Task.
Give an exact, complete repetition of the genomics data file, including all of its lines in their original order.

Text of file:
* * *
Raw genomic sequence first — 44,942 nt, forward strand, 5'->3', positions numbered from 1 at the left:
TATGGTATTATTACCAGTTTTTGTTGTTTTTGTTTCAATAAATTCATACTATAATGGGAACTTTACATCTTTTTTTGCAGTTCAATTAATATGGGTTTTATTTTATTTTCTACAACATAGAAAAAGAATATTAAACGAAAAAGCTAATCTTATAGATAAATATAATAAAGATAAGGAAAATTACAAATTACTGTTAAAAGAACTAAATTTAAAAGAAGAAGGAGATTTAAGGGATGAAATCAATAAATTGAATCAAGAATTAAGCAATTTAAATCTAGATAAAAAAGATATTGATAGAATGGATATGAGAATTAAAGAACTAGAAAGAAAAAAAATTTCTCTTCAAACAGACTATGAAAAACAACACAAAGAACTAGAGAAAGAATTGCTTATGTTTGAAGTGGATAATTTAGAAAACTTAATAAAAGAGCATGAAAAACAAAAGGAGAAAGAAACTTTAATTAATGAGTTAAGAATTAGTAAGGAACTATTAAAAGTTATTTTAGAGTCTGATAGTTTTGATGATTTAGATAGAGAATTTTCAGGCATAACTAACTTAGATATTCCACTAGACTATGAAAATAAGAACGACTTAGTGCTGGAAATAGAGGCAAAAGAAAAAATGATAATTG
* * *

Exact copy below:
Raw genomic sequence first — 44,942 nt, forward strand, 5'->3', positions numbered from 1 at the left:
TATGGTATTATTACCAGTTTTTGTTGTTTTTGTTTCAATAAATTCATACTATAATGGGAACTTTACATCTTTTTTTGCAGTTCAATTAATATGGGTTTTATTTTATTTTCTACAACATAGAAAAAGAATATTAAACGAAAAAGCTAATCTTATAGATAAATATAATAAAGATAAGGAAAATTACAAATTACTGTTAAAAGAACTAAATTTAAAAGAAGAAGGAGATTTAAGGGATGAAATCAATAAATTGAATCAAGAATTAAGCAATTTAAATCTAGATAAAAAAGATATTGATAGAATGGATATGAGAATTAAAGAACTAGAAAGAAAAAAAATTTCTCTTCAAACAGACTATGAAAAACAACACAAAGAACTAGAGAAAGAATTGCTTATGTTTGAAGTGGATAATTTAGAAAACTTAATAAAAGAGCATGAAAAACAAAAGGAGAAAGAAACTTTAATTAATGAGTTAAGAATTAGTAAGGAACTATTAAAAGTTATTTTAGAGTCTGATAGTTTTGATGATTTAGATAGAGAATTTTCAGGCATAACTAACTTAGATATTCCACTAGACTATGAAAATAAGAACGACTTAGTGCTGGAAATAGAGGCAAAAGAAAAAATGATAATTG